Published online Sep 7, 2018. doi: 10.3748/wjg.v24.i33.3786
Peer-review started: May 7, 2018
First decision: May 16, 2018
Revised: June 30, 2018
Accepted: July 16, 2018
Article in press: July 16, 2018
Published online: September 7, 2018
Intrahepatic cholangiocarcinoma (ICC) is a highly malignant epithelial cancer originating from bile ducts with cholangiocyte differentiation. In recent years, chronic cirrhosis and viral hepatitis have been recognized as important risk factors for ICC development. ICC has been increasingly found in patients with cirrhosis, and distinguishing between ICC and hepatocellular carcinoma (HCC) is a major clinical issue because the management and prognosis of these conditions differ significantly.
The contrast-enhanced ultrasound (CEUS) Liver Imaging Reporting and Data System (LI-RADS®) sets the specific category of LR-M for distinguishing ICC from HCC, but the diagnostic dilemma remains unresolved. Additionally, no study has validated the performance of LR-M as the differential diagnostic criterion for ICC and HCC.
To identify important imaging predictors of ICC on CEUS, to develop a novel diagnostic nomogram incorporating clinical, CEUS and laboratory characteristics that could be used to accurately predict the risk of ICC in high-risk patients and to compare the nomogram with modified CEUS LI-RADS.
This retrospective study consisted of 88 consecutive high-risk patients with ICC and 88 high-risk patients with HCC selected by propensity score matching between May 2004 and July 2016. Patients were assigned to two groups, namely, a training set and validation set, at a 1:1 ratio. A CEUS score for diagnosing ICC was generated based on significant CEUS features. Then, a nomogram based on the CEUS score was developed, integrating the clinical data. The performance of the nomogram was then validated and compared with that of the LR-M of the CEUS LI-RADS.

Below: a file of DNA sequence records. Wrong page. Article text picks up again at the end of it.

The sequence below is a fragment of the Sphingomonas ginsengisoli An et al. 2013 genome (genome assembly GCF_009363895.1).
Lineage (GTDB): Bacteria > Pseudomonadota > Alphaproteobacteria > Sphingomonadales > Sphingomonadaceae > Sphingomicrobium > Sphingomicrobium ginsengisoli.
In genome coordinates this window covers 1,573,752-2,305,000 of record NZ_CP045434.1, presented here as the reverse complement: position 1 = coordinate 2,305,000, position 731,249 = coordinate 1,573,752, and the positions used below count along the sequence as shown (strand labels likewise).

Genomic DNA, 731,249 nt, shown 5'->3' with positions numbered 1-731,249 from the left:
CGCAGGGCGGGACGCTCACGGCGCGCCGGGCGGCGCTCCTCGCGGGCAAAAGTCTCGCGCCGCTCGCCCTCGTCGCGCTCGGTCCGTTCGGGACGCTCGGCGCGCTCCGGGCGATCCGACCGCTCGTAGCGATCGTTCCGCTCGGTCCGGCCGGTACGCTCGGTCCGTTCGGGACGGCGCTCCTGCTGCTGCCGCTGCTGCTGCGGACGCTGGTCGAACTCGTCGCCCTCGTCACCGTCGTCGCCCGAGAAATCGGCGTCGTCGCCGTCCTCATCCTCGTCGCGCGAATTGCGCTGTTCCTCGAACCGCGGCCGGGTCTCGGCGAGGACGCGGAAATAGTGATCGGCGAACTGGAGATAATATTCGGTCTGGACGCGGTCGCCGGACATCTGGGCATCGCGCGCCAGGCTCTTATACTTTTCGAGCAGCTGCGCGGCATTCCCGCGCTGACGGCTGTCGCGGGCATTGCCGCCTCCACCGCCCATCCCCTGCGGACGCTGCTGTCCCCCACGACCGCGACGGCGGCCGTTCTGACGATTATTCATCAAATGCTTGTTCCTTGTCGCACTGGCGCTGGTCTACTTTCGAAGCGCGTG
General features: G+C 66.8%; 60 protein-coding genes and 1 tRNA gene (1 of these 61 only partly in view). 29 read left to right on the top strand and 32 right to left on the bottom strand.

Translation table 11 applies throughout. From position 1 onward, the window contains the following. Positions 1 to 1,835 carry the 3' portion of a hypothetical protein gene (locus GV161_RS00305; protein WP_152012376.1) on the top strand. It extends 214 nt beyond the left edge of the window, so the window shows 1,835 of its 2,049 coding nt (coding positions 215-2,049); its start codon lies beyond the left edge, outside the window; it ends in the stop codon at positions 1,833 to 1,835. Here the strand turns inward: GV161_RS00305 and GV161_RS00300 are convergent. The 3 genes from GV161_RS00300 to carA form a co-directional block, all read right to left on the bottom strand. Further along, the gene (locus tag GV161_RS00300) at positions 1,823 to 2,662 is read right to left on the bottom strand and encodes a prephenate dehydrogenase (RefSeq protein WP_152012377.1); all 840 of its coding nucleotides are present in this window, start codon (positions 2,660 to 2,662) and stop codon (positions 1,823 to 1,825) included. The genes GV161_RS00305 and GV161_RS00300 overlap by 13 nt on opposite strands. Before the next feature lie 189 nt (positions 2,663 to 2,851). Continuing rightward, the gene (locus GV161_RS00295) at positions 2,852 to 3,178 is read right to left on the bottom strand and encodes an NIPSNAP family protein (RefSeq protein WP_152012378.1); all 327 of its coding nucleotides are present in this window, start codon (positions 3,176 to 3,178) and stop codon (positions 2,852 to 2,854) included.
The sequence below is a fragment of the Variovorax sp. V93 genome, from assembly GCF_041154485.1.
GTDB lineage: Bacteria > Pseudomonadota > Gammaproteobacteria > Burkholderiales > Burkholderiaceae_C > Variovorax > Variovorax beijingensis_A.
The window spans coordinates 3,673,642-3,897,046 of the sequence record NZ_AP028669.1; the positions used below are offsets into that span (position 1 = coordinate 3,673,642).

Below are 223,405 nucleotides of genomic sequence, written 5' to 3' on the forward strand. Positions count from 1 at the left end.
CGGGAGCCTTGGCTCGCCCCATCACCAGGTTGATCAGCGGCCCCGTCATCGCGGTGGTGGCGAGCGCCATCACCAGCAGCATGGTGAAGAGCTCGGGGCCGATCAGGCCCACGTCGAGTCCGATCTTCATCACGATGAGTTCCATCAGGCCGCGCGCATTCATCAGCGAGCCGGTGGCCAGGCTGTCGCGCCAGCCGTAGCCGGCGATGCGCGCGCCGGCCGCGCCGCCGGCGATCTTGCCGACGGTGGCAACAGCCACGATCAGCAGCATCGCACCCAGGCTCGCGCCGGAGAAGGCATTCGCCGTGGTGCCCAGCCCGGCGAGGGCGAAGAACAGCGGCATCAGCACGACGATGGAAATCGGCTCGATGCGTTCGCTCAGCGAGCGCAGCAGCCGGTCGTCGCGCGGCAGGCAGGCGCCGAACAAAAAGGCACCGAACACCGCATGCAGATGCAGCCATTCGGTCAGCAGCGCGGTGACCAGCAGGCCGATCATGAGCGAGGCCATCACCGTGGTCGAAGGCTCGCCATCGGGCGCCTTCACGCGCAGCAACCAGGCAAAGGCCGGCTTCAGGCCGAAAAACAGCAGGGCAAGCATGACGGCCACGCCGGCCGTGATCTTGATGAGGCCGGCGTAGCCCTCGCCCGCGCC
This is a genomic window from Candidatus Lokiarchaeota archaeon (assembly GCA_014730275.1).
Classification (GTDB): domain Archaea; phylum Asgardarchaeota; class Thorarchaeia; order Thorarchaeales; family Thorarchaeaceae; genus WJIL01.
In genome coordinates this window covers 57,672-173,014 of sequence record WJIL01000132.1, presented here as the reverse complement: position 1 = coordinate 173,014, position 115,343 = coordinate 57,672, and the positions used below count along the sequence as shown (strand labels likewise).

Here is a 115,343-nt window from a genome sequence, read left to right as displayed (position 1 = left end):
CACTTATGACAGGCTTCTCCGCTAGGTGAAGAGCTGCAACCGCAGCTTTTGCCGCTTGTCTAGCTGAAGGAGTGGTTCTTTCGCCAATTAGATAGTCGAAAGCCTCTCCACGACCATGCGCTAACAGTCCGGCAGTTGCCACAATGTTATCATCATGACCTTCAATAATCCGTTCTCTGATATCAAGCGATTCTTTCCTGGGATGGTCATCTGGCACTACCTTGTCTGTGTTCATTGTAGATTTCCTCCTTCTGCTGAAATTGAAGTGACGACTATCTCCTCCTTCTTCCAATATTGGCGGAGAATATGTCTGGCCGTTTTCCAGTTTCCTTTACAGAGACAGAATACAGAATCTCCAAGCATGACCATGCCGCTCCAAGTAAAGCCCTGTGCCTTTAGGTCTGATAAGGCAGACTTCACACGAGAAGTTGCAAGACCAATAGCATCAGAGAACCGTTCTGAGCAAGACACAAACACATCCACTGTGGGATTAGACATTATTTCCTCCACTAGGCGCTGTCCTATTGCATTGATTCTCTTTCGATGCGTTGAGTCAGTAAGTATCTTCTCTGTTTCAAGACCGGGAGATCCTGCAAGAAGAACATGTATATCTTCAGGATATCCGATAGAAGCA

The most useful CEUS features for ICC were as follows: rim enhancement (64.5%), early washout (91.9%), intratumoral vein (58.1%), obscure boundary of intratumoral non-enhanced area (64.5%), and marked washout (61.3%, all P < 0.05). In the validation set, the area under the curve (AUC) of the CEUS score (AUC = 0.953) for differentiation between ICC and HCC were improved compared to the LI-RADS (AUC = 0.742) (P < 0.001). When clinical data were added, the CEUS score nomogram was superior to the LI-RADS nomogram (AUC: 0.973 vs 0.916, P = 0.036, NRI: 0.077, IDI: 0.152). Subgroup analysis demonstrated that the CEUS score model was notably improved compared to the LI-RADS in under 5.0 cm tumors (P < 0.05) but not improved in tumors under 3.0 cm (P > 0.05).
A CEUS score for predicting ICC consisted of more detailed CEUS features (rim enhancement, early washout, intratumoral vein, obscure boundary of intratumoral non-enhanced area, and marked washout) was constructed.
The diagnostic performance of the CEUS score (AUC = 0.953) for differentiation between ICC and HCC was improved compared to the LR-M of LI-RADS (AUC = 0.742) (P < 0.001). A CEUS score nomogram that added the clinical risk factors was superior to the LI-RADS nomogram (AUC: 0.973 vs 0.916, P = 0.036, NRI: 0.077, IDI: 0.152). The CEUS score predictive model was notably improved compared to the LI-RADS in ≤ 5.0 cm tumors (P < 0.05) but not improved in tumors ≤ 3.0 cm (P > 0.05).
The CEUS predictive model for differentiation between ICC and HCC in high-risk patients had improved discrimination and clinical usefulness compared to the CEUS LI-RADS.